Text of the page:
|Cannabis plants are either male or female.
The male plants produce pollen which
pollenates the flowers of the female plant, which once
pollenized, produce seeds. If the female plant isn`t
pollenized (if there are no male plants nearby producing
pollen), the flower/buds continue to develop and produce
THC. Female plants which are not pollenized are referred
to as sensemilla (without seeds).
Usually 40-50% of the plants are male.
A female can either generate a large seedless bud, a large bud
with a few seeds, or a large bud that is almost totally seeds. The
first case is achieved by removing all the male plants before any
of their flowers open. The second case occurs when a few male
flowers have opened but you remove them before any more open. The
third case occurs when you miss-time the flowering of the male.
This can be devastating if you have big female plants because you
could loose 90% of the smokable herb to seed production.
The spotting of males is one of the most difficult of
things to explain to a person that`s never grown since it really
takes careful attention to how the tops of male plants look at
this stage of development. Even experienced growers will be unsure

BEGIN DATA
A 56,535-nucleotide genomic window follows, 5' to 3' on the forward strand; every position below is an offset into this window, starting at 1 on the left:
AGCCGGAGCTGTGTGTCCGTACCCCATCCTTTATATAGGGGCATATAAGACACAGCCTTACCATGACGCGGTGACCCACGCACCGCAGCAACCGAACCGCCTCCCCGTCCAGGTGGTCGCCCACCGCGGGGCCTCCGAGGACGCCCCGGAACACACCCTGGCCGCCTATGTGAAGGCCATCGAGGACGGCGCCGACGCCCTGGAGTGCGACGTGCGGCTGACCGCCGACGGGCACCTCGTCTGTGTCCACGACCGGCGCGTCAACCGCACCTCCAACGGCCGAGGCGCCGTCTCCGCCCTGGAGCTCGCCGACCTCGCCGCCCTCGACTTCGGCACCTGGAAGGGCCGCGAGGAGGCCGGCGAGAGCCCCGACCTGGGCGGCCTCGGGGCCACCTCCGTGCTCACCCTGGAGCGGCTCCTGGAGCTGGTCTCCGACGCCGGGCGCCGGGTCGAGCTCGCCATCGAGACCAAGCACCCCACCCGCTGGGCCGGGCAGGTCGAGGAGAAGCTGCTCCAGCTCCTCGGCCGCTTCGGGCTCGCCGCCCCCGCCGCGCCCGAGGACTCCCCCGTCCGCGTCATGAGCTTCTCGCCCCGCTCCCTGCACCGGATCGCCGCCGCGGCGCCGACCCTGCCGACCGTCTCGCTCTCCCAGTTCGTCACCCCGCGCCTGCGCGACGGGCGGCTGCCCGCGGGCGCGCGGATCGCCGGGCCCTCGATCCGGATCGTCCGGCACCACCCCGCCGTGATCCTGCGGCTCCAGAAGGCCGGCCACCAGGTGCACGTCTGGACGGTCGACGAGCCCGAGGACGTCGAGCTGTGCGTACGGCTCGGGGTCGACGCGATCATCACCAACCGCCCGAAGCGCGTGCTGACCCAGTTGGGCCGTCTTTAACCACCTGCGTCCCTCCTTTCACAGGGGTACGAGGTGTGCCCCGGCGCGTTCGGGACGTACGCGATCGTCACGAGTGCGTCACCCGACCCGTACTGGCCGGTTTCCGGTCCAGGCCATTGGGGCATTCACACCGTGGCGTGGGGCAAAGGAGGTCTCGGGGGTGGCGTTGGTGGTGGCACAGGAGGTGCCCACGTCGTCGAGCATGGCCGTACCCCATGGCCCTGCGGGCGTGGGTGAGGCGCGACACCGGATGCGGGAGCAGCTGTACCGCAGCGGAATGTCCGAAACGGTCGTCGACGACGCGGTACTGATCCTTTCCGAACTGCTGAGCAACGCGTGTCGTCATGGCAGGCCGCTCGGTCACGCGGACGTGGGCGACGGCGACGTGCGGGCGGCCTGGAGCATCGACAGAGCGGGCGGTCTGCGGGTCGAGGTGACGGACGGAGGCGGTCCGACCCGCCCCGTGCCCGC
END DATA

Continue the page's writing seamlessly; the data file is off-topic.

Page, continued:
at times and will have to wait till the next visit to be sure.
When a male enters the stage of flower development, the tips of
the branches where a bud would develop will start to grow what
looks like a little bud (little balls) but it will have no
white hairs coming out of it. Females will have no balls
and will have small white hairs.
Male - Female
Males are often, but not always, tall with stout stems,
sporadic branching, and few leaves. Males are usually harvested
except those used for breeding, after their sex has been
determined, but before the pollen is shed. When harvesting,
especially if close to females, cut the plant off at the base,
taking care to shake the male as little as possible. This helps
prevent any accidental pollination by an unnoticed, open male
Tip for beginners: Buy feminized seeds! This way you will
only get female plants.